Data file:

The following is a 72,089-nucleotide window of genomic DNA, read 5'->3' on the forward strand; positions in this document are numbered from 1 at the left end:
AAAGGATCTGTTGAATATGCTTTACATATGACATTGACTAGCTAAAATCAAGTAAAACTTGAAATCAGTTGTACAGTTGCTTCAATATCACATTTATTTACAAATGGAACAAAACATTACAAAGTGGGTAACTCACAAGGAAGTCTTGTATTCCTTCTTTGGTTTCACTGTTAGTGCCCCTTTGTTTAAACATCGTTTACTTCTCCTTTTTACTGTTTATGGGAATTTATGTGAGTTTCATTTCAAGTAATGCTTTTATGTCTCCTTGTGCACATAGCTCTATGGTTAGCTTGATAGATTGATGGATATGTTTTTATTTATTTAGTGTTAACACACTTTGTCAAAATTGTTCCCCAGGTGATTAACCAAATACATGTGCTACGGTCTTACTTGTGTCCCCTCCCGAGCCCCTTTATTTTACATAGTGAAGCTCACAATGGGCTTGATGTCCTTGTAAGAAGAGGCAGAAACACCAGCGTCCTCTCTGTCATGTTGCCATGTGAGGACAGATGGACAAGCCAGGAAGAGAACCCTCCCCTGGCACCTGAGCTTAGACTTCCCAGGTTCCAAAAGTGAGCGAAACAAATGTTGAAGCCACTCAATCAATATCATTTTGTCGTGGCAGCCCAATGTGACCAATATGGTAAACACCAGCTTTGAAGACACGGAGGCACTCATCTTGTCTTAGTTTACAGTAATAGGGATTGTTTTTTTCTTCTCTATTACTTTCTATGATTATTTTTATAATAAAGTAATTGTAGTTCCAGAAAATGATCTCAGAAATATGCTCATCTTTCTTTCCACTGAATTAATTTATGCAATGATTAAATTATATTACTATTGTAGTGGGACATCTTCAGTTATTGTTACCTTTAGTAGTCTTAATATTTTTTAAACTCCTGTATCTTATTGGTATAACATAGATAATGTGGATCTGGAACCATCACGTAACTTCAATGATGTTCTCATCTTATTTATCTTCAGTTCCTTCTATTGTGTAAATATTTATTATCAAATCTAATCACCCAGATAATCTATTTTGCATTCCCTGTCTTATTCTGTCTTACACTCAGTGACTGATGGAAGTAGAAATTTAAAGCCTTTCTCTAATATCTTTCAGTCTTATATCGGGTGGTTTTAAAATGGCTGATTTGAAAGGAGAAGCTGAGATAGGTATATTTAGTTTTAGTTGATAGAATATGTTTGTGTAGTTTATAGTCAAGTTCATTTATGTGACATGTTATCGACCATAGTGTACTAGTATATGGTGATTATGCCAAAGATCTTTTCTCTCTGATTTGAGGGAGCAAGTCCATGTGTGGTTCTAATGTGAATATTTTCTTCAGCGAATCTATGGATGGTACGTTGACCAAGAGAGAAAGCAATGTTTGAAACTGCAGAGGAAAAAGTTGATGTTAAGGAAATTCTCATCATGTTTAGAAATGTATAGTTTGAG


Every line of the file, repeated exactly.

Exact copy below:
The following is a 72,089-nucleotide window of genomic DNA, read 5'->3' on the forward strand; positions in this document are numbered from 1 at the left end:
AAAGGATCTGTTGAATATGCTTTACATATGACATTGACTAGCTAAAATCAAGTAAAACTTGAAATCAGTTGTACAGTTGCTTCAATATCACATTTATTTACAAATGGAACAAAACATTACAAAGTGGGTAACTCACAAGGAAGTCTTGTATTCCTTCTTTGGTTTCACTGTTAGTGCCCCTTTGTTTAAACATCGTTTACTTCTCCTTTTTACTGTTTATGGGAATTTATGTGAGTTTCATTTCAAGTAATGCTTTTATGTCTCCTTGTGCACATAGCTCTATGGTTAGCTTGATAGATTGATGGATATGTTTTTATTTATTTAGTGTTAACACACTTTGTCAAAATTGTTCCCCAGGTGATTAACCAAATACATGTGCTACGGTCTTACTTGTGTCCCCTCCCGAGCCCCTTTATTTTACATAGTGAAGCTCACAATGGGCTTGATGTCCTTGTAAGAAGAGGCAGAAACACCAGCGTCCTCTCTGTCATGTTGCCATGTGAGGACAGATGGACAAGCCAGGAAGAGAACCCTCCCCTGGCACCTGAGCTTAGACTTCCCAGGTTCCAAAAGTGAGCGAAACAAATGTTGAAGCCACTCAATCAATATCATTTTGTCGTGGCAGCCCAATGTGACCAATATGGTAAACACCAGCTTTGAAGACACGGAGGCACTCATCTTGTCTTAGTTTACAGTAATAGGGATTGTTTTTTTCTTCTCTATTACTTTCTATGATTATTTTTATAATAAAGTAATTGTAGTTCCAGAAAATGATCTCAGAAATATGCTCATCTTTCTTTCCACTGAATTAATTTATGCAATGATTAAATTATATTACTATTGTAGTGGGACATCTTCAGTTATTGTTACCTTTAGTAGTCTTAATATTTTTTAAACTCCTGTATCTTATTGGTATAACATAGATAATGTGGATCTGGAACCATCACGTAACTTCAATGATGTTCTCATCTTATTTATCTTCAGTTCCTTCTATTGTGTAAATATTTATTATCAAATCTAATCACCCAGATAATCTATTTTGCATTCCCTGTCTTATTCTGTCTTACACTCAGTGACTGATGGAAGTAGAAATTTAAAGCCTTTCTCTAATATCTTTCAGTCTTATATCGGGTGGTTTTAAAATGGCTGATTTGAAAGGAGAAGCTGAGATAGGTATATTTAGTTTTAGTTGATAGAATATGTTTGTGTAGTTTATAGTCAAGTTCATTTATGTGACATGTTATCGACCATAGTGTACTAGTATATGGTGATTATGCCAAAGATCTTTTCTCTCTGATTTGAGGGAGCAAGTCCATGTGTGGTTCTAATGTGAATATTTTCTTCAGCGAATCTATGGATGGTACGTTGACCAAGAGAGAAAGCAATGTTTGAAACTGCAGAGGAAAAAGTTGATGTTAAGGAAATTCTCATCATGTTTAGAAATGTATAGTTTGAG